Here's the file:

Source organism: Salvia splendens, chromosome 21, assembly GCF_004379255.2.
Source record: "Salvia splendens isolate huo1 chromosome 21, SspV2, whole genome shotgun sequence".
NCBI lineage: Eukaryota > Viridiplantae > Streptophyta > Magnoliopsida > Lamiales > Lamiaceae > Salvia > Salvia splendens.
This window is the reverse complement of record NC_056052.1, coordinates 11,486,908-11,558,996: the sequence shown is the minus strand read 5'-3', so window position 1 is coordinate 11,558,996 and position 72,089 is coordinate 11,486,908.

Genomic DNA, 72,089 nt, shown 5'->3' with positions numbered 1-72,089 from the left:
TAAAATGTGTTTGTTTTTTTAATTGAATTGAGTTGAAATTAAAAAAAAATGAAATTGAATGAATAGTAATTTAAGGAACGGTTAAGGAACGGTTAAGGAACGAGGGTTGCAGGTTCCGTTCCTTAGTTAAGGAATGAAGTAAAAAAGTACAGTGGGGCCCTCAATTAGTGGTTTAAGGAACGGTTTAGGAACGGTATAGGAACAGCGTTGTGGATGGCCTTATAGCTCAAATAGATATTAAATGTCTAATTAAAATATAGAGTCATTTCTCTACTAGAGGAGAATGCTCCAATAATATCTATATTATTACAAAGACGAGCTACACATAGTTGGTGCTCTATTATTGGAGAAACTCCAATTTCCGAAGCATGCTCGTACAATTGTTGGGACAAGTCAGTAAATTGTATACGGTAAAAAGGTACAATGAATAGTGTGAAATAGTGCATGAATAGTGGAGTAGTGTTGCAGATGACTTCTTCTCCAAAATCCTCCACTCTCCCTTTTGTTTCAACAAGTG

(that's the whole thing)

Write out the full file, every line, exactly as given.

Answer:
Source organism: Salvia splendens, chromosome 21, assembly GCF_004379255.2.
Source record: "Salvia splendens isolate huo1 chromosome 21, SspV2, whole genome shotgun sequence".
NCBI lineage: Eukaryota > Viridiplantae > Streptophyta > Magnoliopsida > Lamiales > Lamiaceae > Salvia > Salvia splendens.
This window is the reverse complement of record NC_056052.1, coordinates 11,486,908-11,558,996: the sequence shown is the minus strand read 5'-3', so window position 1 is coordinate 11,558,996 and position 72,089 is coordinate 11,486,908.

Genomic DNA, 72,089 nt, shown 5'->3' with positions numbered 1-72,089 from the left:
TAAAATGTGTTTGTTTTTTTAATTGAATTGAGTTGAAATTAAAAAAAAATGAAATTGAATGAATAGTAATTTAAGGAACGGTTAAGGAACGGTTAAGGAACGAGGGTTGCAGGTTCCGTTCCTTAGTTAAGGAATGAAGTAAAAAAGTACAGTGGGGCCCTCAATTAGTGGTTTAAGGAACGGTTTAGGAACGGTATAGGAACAGCGTTGTGGATGGCCTTATAGCTCAAATAGATATTAAATGTCTAATTAAAATATAGAGTCATTTCTCTACTAGAGGAGAATGCTCCAATAATATCTATATTATTACAAAGACGAGCTACACATAGTTGGTGCTCTATTATTGGAGAAACTCCAATTTCCGAAGCATGCTCGTACAATTGTTGGGACAAGTCAGTAAATTGTATACGGTAAAAAGGTACAATGAATAGTGTGAAATAGTGCATGAATAGTGGAGTAGTGTTGCAGATGACTTCTTCTCCAAAATCCTCCACTCTCCCTTTTGTTTCAACAAGTG